Tuesday, 23 February 2010
Mark Kermode: It's Only a Movie
Film critic and broadcaster Mark Kermode took some time out from his busy book tour to talk to Splendor Cinema and answer our now standard film questionarre. He will be coming down to the Dukes on the 29th March to talk about his new book, IT'S ONLY A MOVIE.
What’s your favorite cinema in the country?
The Phoenix in East Finchley. I grew up going there, that’s where I saw films like THE EXORCIST for the first time, which would change my life. Back then, it was called the Rex, and they used to do double-bills of movies like Passport to Pimlico and Kind Hearts and Coronets. They also did late-night double-bills on Fridays, and that is where I got my film education; directors like Cronenberg, Russell, Jodorowsky with films like THE DEVILS, SHIVERS. I recently did a talk there, and I remember sitting on stage, and seeing where I used to sit…I have been now been asked to be a patron of the Phoenix and it's an honour.
What’s your first memory of cinema going?
My first memory, as opposed to the first time I went, because I know my parents took me to see THE JUNGLE BOOK and things like that, my first memory is KRAKATOA, EAST OF JAVA. I don’t remember any of the volcano stuff, but I do recall this one bizarre sequence where Barbara Werle sings a song about being an ‘old fashioned’ girl. Many years later I went into a shop to get the DVD to find the sequence and it was there, but not exactly as I had imagined it.
So you had constructed the scene in your own mind?
Yes, so part of it was there, but the rest was clearly a product of my imagination.
What’s your scariest/strangest/most bizarre cinema going experience?
Scariest has to be the first time I saw THE EXORCIST – it scared the socks off me. The strangest has to be the first time I saw BLUE VELVET at at the Cornerhouse in Manchester. It hit me totally the wrong way, and I was basically offended by it. At the time I was writing for a publication called City Life and I wrote a very snooty review of it. Some days later I was in the Cornerhouse bar, and someone came up to me and said, ‘Are you the guy who wrote the review of Blue Velvet?’ and I thought ‘ Oh people are recognizing me!’ and said 'yes'. He then proceeded to hit me! I have since revisited BLUE VELVET and all the things about it that I hated, are the things that I now think are brilliant.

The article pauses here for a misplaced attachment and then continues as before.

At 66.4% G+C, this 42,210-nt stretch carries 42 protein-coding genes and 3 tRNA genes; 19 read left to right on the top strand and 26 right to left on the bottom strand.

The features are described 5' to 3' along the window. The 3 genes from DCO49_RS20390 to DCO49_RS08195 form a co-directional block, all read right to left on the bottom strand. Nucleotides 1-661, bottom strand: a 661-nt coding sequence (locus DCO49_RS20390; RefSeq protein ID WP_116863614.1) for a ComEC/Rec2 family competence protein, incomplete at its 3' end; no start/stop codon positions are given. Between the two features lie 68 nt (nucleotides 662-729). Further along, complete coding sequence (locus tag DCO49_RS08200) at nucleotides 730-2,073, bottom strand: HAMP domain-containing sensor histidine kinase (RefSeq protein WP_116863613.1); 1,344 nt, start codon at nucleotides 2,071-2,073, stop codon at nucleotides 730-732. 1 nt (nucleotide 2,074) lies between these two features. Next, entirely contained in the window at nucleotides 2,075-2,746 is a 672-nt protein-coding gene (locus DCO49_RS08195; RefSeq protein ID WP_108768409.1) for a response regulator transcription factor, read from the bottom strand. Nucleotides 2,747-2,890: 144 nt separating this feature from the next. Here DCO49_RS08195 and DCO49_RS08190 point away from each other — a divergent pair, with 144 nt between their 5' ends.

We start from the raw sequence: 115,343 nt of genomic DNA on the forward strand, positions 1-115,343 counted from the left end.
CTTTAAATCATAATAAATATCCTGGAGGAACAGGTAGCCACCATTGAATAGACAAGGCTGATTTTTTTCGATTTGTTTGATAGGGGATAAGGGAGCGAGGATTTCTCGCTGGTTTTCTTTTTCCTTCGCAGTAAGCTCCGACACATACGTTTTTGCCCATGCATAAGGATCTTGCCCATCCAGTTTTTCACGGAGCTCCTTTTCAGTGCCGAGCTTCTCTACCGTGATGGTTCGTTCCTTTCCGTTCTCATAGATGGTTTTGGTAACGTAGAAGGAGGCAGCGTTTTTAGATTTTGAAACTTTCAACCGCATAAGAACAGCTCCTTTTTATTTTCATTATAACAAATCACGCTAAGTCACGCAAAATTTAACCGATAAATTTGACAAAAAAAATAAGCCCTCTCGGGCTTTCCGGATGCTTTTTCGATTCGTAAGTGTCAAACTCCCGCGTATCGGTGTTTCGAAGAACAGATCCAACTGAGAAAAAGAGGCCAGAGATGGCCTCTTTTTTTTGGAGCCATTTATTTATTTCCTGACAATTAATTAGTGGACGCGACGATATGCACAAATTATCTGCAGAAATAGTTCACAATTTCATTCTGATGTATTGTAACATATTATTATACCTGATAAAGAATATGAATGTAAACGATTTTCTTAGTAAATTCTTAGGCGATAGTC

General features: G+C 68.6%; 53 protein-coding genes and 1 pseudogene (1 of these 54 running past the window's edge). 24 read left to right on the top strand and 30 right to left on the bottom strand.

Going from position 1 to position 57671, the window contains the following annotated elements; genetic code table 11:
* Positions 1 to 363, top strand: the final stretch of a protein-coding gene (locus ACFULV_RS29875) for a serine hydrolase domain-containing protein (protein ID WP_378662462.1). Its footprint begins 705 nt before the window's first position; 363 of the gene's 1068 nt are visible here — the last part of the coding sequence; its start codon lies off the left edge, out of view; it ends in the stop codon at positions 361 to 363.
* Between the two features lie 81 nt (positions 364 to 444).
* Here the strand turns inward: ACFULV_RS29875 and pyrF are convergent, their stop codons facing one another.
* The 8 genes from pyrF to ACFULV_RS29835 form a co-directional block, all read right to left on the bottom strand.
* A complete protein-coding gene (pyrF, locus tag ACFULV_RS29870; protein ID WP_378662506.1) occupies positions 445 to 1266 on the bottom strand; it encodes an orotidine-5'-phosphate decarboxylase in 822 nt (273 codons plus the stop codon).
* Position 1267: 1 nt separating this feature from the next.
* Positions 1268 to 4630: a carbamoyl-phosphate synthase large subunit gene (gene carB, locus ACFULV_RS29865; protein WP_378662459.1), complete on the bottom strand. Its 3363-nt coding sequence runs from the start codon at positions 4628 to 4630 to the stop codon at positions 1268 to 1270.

I know you’re not a filmmaker, but what film-related project that you’ve been involved with give you the most sense of achievement or pride?
You’re right, I am not a filmmaker, and I have never wanted to be a filmmaker. I think the best critics are not frustrated filmmakers. The best critics are ones who want to watch, not make, films. I have been involved, however, with some excellent documentaries (as a journalist, not a director) about some of my passions like THE EXORCIST. The one project I was most proud of though, was getting THE DEVILS, the Ken Russell film, restored and a whole big scene (now known as the Rape of Christ) restored to the print.
To this day Warner Brothers refuse to put this out on DVD. We presented it at the BFI Southbank in its full restored glory, in a season curated by me and my wife Linda Ruth Williams – the world premiere. It took us about four or five years to find the footage which Ken thought was lost forever.
What does the UK film industry need?
David Puttnam was the one who told me this some years ago, what we need, is an exploitation film factory. Like a Roger Corman-type set-up. Where filmmakers who grew up on Antonioni and Godard, can be given a budget, a brief (helicopter, wrestling, 90 minutes) and sent off to learn their craft, learn how to make money and what audiences want. All the top filmmakers from Coppola onwards in America came from that Corman factory and it helps filmmakers learn their trade.
Tickets for IT'S ONLY A MOVIE are still available and you can book here.